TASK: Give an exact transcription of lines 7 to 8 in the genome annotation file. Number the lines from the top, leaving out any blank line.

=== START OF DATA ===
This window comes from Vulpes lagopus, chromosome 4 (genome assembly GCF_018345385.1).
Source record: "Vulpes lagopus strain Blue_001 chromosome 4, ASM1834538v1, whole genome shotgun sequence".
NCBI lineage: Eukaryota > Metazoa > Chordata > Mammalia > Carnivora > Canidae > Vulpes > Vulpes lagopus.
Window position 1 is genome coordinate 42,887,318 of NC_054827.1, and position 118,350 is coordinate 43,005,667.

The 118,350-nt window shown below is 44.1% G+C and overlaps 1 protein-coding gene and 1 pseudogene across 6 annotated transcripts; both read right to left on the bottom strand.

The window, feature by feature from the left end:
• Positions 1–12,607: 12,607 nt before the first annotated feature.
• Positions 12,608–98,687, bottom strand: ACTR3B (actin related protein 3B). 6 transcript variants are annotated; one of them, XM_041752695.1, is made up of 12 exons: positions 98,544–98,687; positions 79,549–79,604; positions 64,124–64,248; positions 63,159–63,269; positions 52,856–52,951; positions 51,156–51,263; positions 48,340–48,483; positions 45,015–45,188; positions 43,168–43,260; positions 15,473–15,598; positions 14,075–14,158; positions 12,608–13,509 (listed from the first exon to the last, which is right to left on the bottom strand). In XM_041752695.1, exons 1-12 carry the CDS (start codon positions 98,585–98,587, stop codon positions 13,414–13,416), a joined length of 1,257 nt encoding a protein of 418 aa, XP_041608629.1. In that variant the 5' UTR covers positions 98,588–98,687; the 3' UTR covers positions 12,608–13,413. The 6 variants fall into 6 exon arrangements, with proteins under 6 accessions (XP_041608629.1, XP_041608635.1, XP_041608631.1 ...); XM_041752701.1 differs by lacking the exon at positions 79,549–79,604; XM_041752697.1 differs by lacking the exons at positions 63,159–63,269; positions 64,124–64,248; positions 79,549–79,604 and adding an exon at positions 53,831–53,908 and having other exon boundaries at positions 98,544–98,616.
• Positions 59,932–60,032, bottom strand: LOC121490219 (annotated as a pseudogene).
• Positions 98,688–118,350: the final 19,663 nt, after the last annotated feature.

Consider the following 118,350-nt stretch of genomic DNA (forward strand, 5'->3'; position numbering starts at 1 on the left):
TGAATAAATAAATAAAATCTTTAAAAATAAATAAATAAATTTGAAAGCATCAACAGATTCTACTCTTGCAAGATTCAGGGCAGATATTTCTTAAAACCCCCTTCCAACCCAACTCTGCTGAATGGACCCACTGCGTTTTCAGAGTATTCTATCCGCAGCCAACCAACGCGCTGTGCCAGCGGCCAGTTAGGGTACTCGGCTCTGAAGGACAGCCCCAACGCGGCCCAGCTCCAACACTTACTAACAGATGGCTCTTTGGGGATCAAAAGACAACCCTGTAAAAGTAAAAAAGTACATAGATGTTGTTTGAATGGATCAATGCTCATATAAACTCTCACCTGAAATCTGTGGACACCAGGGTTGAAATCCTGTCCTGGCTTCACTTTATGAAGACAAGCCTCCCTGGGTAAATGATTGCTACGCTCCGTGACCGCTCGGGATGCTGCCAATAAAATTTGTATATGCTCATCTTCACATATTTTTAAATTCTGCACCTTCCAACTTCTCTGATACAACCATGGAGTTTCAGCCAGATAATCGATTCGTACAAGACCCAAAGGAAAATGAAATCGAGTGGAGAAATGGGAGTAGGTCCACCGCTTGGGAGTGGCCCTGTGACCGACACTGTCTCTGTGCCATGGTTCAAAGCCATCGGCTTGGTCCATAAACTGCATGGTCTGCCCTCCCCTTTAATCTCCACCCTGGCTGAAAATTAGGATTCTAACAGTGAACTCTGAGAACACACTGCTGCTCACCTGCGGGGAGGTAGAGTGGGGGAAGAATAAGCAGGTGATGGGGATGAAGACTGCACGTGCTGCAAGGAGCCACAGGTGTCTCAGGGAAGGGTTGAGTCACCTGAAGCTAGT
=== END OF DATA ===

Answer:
• Positions 1–12,607: 12,607 nt before the first annotated feature.
• Positions 12,608–98,687, bottom strand: ACTR3B (actin related protein 3B). 6 transcript variants are annotated; one of them, XM_041752695.1, is made up of 12 exons: positions 98,544–98,687; positions 79,549–79,604; positions 64,124–64,248; positions 63,159–63,269; positions 52,856–52,951; positions 51,156–51,263; positions 48,340–48,483; positions 45,015–45,188; positions 43,168–43,260; positions 15,473–15,598; positions 14,075–14,158; positions 12,608–13,509 (listed from the first exon to the last, which is right to left on the bottom strand). In XM_041752695.1, exons 1-12 carry the CDS (start codon positions 98,585–98,587, stop codon positions 13,414–13,416), a joined length of 1,257 nt encoding a protein of 418 aa, XP_041608629.1. In that variant the 5' UTR covers positions 98,588–98,687; the 3' UTR covers positions 12,608–13,413. The 6 variants fall into 6 exon arrangements, with proteins under 6 accessions (XP_041608629.1, XP_041608635.1, XP_041608631.1 ...); XM_041752701.1 differs by lacking the exon at positions 79,549–79,604; XM_041752697.1 differs by lacking the exons at positions 63,159–63,269; positions 64,124–64,248; positions 79,549–79,604 and adding an exon at positions 53,831–53,908 and having other exon boundaries at positions 98,544–98,616.